In the early days of digital learning, the Raoul Wallenberg Institute (RWI) started developing digital learning, e-learning, and blended learning courses. Around ten years ago, the Regional Asia Pacific Programme (RAPP) began to develop and use using blended learning methodologies more consistently, combining digital and face-to-face learning components. Partners, RWI, and donors, agreed that blended learning is useful to deliver impactful capacity development to participants across a large and diverse region.
In 2020, digital learning methodologies and blended learning courses were again high on the agenda of
the current RAPP (2017-2021). The programme team thus developed several blended learning courses (BLCs) and a decentralised system with “learning hubs” in Bangkok, Kuala Lumpur, Jakarta, and Manila.
For some of our blended learning courses, these hubs gave the benefits of in-person learning, while also giving participants the chance to engage remotely with peers as well as experts from across the region in an interactive and facilitated setting. This structureenabled more participants to join. More than fifty participants completed our blended learning course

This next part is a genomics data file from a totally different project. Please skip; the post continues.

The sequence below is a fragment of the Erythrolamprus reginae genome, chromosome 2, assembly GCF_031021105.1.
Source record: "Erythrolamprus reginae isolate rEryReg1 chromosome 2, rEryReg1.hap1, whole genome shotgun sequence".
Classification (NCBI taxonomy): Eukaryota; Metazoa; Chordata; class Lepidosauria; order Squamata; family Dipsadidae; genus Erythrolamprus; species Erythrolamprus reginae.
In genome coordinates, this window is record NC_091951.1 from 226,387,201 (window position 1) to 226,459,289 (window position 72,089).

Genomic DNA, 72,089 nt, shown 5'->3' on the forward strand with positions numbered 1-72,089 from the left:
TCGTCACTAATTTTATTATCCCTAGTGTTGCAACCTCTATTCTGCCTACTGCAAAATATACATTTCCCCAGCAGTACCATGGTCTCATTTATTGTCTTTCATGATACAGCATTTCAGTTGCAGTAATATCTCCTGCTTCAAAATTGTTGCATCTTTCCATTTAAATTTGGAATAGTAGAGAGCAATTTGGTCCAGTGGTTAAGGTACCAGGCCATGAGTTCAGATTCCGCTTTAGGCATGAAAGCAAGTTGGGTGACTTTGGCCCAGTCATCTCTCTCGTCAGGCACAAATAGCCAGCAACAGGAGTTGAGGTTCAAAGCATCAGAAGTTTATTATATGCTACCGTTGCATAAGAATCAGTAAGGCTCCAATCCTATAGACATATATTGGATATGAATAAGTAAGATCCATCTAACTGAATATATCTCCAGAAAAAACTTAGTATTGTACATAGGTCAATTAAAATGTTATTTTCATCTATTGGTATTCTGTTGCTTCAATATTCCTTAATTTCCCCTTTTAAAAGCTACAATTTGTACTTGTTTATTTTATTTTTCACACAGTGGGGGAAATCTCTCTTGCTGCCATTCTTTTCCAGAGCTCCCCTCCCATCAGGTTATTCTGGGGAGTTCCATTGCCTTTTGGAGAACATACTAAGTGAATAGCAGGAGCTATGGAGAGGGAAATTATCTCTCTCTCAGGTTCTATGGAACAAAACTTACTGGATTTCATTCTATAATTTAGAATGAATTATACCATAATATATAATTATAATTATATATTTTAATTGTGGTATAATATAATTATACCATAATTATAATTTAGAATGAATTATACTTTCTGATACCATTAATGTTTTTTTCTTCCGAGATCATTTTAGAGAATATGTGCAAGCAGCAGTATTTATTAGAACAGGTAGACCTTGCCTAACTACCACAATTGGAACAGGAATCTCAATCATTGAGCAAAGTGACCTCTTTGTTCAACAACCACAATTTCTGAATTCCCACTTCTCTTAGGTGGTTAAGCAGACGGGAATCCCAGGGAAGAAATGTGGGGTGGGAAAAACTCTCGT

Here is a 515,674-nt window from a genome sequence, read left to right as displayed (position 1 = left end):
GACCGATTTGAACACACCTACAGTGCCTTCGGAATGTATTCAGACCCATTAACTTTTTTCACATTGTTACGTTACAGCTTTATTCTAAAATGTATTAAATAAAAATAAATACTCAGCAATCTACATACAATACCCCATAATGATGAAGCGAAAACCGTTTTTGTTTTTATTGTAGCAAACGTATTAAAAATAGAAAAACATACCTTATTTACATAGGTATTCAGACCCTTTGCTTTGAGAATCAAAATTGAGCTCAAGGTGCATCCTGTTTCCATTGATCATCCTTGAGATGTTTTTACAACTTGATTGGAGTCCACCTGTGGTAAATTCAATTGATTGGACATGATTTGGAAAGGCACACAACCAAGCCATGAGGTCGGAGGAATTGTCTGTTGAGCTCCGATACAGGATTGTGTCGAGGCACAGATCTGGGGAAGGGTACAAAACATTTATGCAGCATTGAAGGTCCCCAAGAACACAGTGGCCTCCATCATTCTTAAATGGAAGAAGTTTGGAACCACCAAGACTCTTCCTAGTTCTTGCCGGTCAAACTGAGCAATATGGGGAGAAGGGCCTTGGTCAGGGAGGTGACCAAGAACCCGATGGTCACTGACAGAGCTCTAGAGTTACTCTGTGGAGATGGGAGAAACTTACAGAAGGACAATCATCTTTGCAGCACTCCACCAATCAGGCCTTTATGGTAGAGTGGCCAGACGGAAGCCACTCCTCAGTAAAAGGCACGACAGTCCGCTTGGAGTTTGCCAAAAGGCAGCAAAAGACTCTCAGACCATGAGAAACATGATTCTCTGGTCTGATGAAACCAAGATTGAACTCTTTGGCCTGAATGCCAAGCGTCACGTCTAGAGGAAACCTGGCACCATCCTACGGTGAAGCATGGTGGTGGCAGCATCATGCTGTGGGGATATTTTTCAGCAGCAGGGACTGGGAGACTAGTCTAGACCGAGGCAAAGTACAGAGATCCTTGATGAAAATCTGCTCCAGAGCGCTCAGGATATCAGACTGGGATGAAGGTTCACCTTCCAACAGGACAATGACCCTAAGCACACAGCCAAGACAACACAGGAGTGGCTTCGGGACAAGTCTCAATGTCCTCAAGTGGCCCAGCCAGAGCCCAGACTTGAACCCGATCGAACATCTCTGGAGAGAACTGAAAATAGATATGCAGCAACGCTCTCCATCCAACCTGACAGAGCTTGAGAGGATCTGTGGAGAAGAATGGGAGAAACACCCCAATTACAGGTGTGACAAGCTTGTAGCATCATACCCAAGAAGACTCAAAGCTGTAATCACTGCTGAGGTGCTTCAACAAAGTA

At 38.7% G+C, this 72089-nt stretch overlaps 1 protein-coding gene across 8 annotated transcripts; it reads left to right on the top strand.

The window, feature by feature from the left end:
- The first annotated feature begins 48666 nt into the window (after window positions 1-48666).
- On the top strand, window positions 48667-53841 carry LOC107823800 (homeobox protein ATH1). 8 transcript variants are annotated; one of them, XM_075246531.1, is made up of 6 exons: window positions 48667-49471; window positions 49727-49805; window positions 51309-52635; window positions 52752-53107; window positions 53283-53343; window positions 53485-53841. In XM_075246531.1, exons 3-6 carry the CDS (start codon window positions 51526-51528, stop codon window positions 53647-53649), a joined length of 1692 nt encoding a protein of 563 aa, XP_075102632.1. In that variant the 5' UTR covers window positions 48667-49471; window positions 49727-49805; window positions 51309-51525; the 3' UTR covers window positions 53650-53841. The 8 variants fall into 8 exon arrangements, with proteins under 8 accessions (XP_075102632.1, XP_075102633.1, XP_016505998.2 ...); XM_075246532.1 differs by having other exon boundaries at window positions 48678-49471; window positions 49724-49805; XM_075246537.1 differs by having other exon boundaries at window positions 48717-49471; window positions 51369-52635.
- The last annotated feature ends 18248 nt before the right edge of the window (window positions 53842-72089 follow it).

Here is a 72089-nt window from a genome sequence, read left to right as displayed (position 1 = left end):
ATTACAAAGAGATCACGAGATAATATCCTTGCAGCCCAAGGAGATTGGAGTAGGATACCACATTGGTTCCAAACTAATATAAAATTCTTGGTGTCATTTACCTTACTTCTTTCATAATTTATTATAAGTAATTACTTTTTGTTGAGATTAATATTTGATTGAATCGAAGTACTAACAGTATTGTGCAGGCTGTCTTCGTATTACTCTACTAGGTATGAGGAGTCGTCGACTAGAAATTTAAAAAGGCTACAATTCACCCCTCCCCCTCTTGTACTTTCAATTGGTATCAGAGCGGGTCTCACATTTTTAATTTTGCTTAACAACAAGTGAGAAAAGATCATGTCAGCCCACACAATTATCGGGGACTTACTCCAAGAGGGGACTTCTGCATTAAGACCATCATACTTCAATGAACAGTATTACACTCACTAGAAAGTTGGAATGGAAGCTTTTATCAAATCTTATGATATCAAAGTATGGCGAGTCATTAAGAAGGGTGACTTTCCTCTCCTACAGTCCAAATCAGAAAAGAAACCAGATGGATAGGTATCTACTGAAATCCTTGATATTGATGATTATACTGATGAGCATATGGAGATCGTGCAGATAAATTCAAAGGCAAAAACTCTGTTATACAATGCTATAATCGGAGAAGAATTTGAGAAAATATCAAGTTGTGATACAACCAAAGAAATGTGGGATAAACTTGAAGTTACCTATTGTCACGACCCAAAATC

What is a Blended Learning Course?
A variety of formats: online as well as face-to-face
The blended learning courses combine various types of learning interactions, media and formats:
online modules, workshops, assignments, and socalled peer exchange. Peer-to-peer learning means collaborating with your co-participants during the course.
Through the courses, our participants learn and understand how they can use human rights to address various human rights issues, such as the ones presented and addressed in the courses.
The courses foster collaboration, as they provide platforms for institutions to form networks across the region. Governmental, non- governmental bodies and organisations get opportunities to interact with one another, nurture and create new partnerships between and across institutions.
Participants learn how other stakeholders across the region work and what measures they adopt through concrete examples.
Timely and bite-sized learning for busy schedules
Thanks to its accessibility and wide range of formats, participants with varying backgrounds learn and get up to speed on the issues of the courses at their own pace.
“This paves the way for active engagement in interactive course elements between peers. Each participant learns at his or her own speed and revisit parts of the course when they wish to”, says Victor Bernard, Programme Officer and one of the co-creators. Online modules make it is possible to combine the learning with busy schedules, as one can access the course materials when one wants to.